Know Your Destination
There isn’t a one-size fits-all approach to running a profitable ranch. If it were as easy as coming up with a list of practices to follow, ranching would be easy and it wouldn’t be nearly as interesting and fun. Those who have never attended a Ranching for Profit School often have the misconception that we ‘convince’ people that they should stop making hay, calve in June and put all their cows together in a big herd and start moving them around. We actually don’t recommend any of those things.
I don’t care when you calve. But if you want to make a profit, show me a cow herd that has a good gross margin and a business that has reasonable overheads. If you can do that calving in January and this meets the objectives of ownership, then who am I to suggest you should change? I don’t care if you make hay or not. Show me a gross margin on a hay business that covers the overheads of the hay business, hits the profit target established by ownership and builds ecological health and I’m all in! It might sound like I’m being sarcastic. I’m not. Every year I see examples of businesses that do these things and are meeting their profit targets. However, I see a lot more businesses that are making an economic loss and need to make a significant shift in their business.
I suppose RMC developed the reputation of suggesting certain practices because many of our alumni identified similar strategies to fix unprofitable businesses. One common way to improve the gross margin of a cow herd is to reduce or eliminate hay feeding. A common way to do that is to shift the calving season to calving well into the green grass season. High overheads associated with high machinery costs are another common problem faced by many ranches. One way to tackle this is to eliminate enterprises that require lots of machinery like hay making.
However, just because these approaches have worked for others doesn’t mean they are right for your business. Before you start making shifts in your practices you must first understand what you are trying to achieve. What is the mission of the business? What is the vision of ownership? What are their core values? These become the roadmap for your journey. Once we understand the map, we can start outlining strategies and practices that are likely to get us to the destination we want.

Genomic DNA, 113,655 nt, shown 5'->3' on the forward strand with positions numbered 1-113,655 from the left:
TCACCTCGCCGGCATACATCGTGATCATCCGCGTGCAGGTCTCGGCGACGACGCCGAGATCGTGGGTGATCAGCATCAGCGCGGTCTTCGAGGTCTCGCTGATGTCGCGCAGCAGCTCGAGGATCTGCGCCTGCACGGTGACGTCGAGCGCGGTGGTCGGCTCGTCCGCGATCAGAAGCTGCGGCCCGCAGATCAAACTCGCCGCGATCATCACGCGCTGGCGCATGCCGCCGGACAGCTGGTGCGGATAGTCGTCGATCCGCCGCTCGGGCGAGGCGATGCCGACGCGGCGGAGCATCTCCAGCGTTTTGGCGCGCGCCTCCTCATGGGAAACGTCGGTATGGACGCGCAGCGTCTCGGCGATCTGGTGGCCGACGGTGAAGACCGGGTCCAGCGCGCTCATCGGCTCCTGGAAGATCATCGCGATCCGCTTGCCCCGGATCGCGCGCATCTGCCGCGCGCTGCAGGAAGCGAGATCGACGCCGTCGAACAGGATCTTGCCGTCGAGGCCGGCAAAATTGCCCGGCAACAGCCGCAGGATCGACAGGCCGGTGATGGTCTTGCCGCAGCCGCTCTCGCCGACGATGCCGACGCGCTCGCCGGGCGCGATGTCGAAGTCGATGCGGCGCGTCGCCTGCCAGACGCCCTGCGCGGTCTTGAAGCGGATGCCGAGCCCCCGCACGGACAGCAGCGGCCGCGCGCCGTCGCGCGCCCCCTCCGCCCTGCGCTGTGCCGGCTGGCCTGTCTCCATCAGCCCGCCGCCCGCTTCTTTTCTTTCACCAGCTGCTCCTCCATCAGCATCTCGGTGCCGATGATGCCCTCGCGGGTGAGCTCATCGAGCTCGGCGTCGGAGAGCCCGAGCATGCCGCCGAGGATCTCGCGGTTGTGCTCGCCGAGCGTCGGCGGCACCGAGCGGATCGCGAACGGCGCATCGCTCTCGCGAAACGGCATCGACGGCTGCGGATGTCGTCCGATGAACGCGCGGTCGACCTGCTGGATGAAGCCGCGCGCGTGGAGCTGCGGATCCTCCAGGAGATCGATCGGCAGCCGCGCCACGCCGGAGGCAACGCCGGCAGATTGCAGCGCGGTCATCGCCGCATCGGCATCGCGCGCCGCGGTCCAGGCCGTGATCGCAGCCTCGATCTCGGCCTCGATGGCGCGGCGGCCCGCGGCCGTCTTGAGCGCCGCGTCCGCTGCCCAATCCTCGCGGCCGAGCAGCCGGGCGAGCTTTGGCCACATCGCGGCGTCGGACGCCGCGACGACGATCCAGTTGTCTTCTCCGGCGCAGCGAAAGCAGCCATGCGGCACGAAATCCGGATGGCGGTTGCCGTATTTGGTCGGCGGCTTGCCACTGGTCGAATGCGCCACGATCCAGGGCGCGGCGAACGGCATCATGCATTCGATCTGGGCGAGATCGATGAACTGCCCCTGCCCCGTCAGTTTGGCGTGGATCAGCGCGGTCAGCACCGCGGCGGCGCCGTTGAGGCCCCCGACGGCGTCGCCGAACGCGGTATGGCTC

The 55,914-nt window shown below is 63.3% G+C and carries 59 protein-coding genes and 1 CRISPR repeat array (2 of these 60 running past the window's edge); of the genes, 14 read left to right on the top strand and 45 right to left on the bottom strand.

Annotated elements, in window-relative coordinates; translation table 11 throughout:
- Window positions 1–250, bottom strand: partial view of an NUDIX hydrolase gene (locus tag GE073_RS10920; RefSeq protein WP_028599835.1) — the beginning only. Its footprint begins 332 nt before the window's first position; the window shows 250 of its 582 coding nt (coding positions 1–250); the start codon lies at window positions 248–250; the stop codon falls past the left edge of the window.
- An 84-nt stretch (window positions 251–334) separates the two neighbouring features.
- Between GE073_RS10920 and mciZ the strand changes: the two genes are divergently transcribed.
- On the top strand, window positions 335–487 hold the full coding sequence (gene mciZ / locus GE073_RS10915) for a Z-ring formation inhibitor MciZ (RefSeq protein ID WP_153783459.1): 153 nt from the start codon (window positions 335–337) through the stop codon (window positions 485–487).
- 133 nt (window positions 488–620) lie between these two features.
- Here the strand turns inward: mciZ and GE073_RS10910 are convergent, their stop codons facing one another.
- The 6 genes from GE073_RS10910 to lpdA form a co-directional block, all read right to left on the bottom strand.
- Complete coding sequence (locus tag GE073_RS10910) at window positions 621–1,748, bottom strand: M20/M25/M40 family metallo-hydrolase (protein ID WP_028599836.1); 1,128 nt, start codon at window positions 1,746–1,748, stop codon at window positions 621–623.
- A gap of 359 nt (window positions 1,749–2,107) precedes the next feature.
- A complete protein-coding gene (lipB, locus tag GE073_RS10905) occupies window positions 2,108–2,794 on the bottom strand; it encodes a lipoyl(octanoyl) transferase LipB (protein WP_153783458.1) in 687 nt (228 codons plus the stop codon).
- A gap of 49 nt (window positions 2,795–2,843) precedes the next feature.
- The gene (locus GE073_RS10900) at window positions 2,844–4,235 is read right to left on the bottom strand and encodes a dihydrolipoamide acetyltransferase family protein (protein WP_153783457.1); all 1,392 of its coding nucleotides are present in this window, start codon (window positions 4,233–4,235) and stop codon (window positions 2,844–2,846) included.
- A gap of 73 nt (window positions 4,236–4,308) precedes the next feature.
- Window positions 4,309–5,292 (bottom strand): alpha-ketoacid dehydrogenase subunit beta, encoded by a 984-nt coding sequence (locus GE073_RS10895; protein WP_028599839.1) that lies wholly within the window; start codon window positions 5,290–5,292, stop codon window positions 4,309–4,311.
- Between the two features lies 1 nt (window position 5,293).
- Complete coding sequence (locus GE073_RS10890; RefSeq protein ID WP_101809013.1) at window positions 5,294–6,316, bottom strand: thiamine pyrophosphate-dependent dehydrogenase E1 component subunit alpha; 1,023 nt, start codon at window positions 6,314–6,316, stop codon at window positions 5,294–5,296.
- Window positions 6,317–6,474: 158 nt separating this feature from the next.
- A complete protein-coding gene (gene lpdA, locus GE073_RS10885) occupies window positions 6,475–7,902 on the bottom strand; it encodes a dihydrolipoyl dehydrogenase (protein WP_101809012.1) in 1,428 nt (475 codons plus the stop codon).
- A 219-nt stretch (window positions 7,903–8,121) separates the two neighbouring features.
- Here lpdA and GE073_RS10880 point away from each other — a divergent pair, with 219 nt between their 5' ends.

At the Ranching for Profit School we teach principles that have been time tested over multiple locations. These principles are not dependent on what climate you ranch in. We teach these principles from Mexico to Canada. In fact we are excited to announce we will be returning to Canada to offer a full Ranching for Profit School for the first time since 2016. We will be partnering with the Foothills Forage and Grazing Association to bring the RFP School back to Alberta. The school will take place November 13-19, 2022 just south of Calgary. Enrollment is clipping along so if you’d like to secure a spot in this school you better register soon.
July 27, 2022 at 7:27 am, Monte+lerwick said:
Seems like a lot of folks just want someone to tell them what to do – is it realistic to think most folks can operate from a vision statement if they aren’t in a large group? I’m sure a lot of the RFP students are looking to just grab onto a few practices and call it good.
July 27, 2022 at 12:21 pm, Dave Pratt said:
Well said! I was always uncomfortable with the “consultant” part of Ranch Management Consultants, Inc., because we never told people what to do. We just asked them questions, gave them the tools to find the answers so they could reach their own conclusions.
July 27, 2022 at 8:33 pm, MARY E. DEL OLMO said:
Principles not prescriptions!
August 01, 2022 at 12:57 pm, jlyman35 said:
Thanks Dallas and RMC for always providing useful and uplifting information. It has taken a while for me to get a good hold on some of the principles, but I feel like I am gaining good traction and momentum now. Thanks again!